1. I propose a croud-sourced taste test. Go buy some air chilled chicken and the best water cooled chicken you can find. Invite a few friends over and prepare both sets of chicken using whatever recipe you like and compare. Keep them separate of course so you can see any difference. Blind test your friends and see what they say. Report back!
                    For those of you who haven't found air chilled chicken, its places like Harris Teeter or Whole Foods that sell air chilled bird. Depending on where you are, you might have available truly fresh local chicken that can beat air/water or whatever chilled chicken.

                    4 Replies
                    1. re: GeneTee

                      So, where you are you can't find air-chilled in every grocery store? Interesting, as it is extremely common where I live.

                        1. re: CanadaGirl

                          Geography matters in what's available.Of the 9 processors reasonable distance to me for my birds or purchase,only 3 air chill.

                        2. re: GeneTee

                          I think doing this as a blind taste test is actually missing one of the huge advantages of air chilled chicken, which isn't necessarily that it tastes better, but that you aren't starting with a crapload of water that has to be cooked off. The end result is less of a flavor improvement than a texture improvement, in my experience. I also find air chilled easier to cook without overcooking. It seems countertintuitive to me -- I would have expected all that water to somehow soften the cooking process and make it more forgiving, but it doesn't seem to.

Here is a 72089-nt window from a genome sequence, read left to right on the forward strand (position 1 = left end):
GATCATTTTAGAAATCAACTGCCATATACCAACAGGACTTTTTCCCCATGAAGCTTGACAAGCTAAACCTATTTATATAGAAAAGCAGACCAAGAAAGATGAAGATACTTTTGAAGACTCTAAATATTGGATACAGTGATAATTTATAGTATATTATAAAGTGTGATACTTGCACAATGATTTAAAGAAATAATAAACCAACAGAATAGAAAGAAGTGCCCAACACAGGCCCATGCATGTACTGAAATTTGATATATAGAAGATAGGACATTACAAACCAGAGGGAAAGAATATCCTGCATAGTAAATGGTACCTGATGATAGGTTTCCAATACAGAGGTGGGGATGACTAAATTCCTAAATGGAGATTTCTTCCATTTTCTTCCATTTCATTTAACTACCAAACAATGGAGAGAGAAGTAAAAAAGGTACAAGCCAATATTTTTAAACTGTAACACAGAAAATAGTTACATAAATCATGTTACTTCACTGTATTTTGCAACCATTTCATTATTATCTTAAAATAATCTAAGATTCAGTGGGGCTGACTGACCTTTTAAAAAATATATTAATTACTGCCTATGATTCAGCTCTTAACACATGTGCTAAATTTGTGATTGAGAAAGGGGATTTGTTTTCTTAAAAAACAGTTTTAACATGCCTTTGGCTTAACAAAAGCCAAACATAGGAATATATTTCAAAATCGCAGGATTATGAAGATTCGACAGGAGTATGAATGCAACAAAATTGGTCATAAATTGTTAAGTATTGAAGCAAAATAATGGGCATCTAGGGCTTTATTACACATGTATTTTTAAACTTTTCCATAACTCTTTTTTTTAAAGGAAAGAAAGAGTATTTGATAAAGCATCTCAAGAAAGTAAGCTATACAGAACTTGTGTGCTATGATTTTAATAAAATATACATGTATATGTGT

Around the time air-chilled chicken was just becoming a thing in Canada (Maple Leaf was running those ads with a woman pouring a jug of water on top of dinner, for Canadians who remember that), I had some water and some air chilled chicken that I had purchased at different times in the freezer, and I needed to use both packs of chicken to complete dinner for a small group. I seasoned it all, and arranged it in the frying pan half on one side and half on the other, less by design than simply because that's how I took it off the trays and set it down. It was a crowded pan -- serious chefs would not have approved -- with everything touching.

                          By the time the chicken was ready to be turned, it was crazily obvious which was which -- the air chilled side of the pan was still full with the pieces touching or almost touching, while the pieces on the water chilled side had shrunk down so that there were half inch or more gaps between each piece of chicken.

                          I had kind of laughed off the commercials up to that point, but it was a pretty clear difference, and I've preferred air chilled chicken since that time. I don't know if the economics of it really work in my favour -- if I could calculate actual meat content from one kind of chicken to another, it might demonstrate that per gram of actual chicken, I'm paying more -- but the startling difference in cooking results was enough to convince me that air chilled must be better. Even if it isn't.

                        3. I liken it to dry-aged vs wet-aged beef. Straight from the market, the meat is firmer, denser and the taste is more "natural." But, just because it's air-chilled, doesn't mean it wasn't injected, which is a different process. I've made simple stock with some air-chilled chicken and there was a savoriness that can only be attributed to injecting. Along those lines, any benefits of air-chilled, perceived or otherwise, are mitigated by brining. Like many, I always brine my chicken before I roast them. In that case, air-chilled doesn't really make a difference. What does make a difference is whether or not the chicken was free-range.

                          Cost-wise, air-chilled can be the same or only slightly higher, especially if it's on sale. Whole Foods, for example, will periodically have a sale where air-chilled is anywhere from $.99 to $1.29 a pound. Compare that with Costco's everyday price of $.99 per pound for a twin-pack of conventionally chilled chicken, which is a good deal no matter where you go.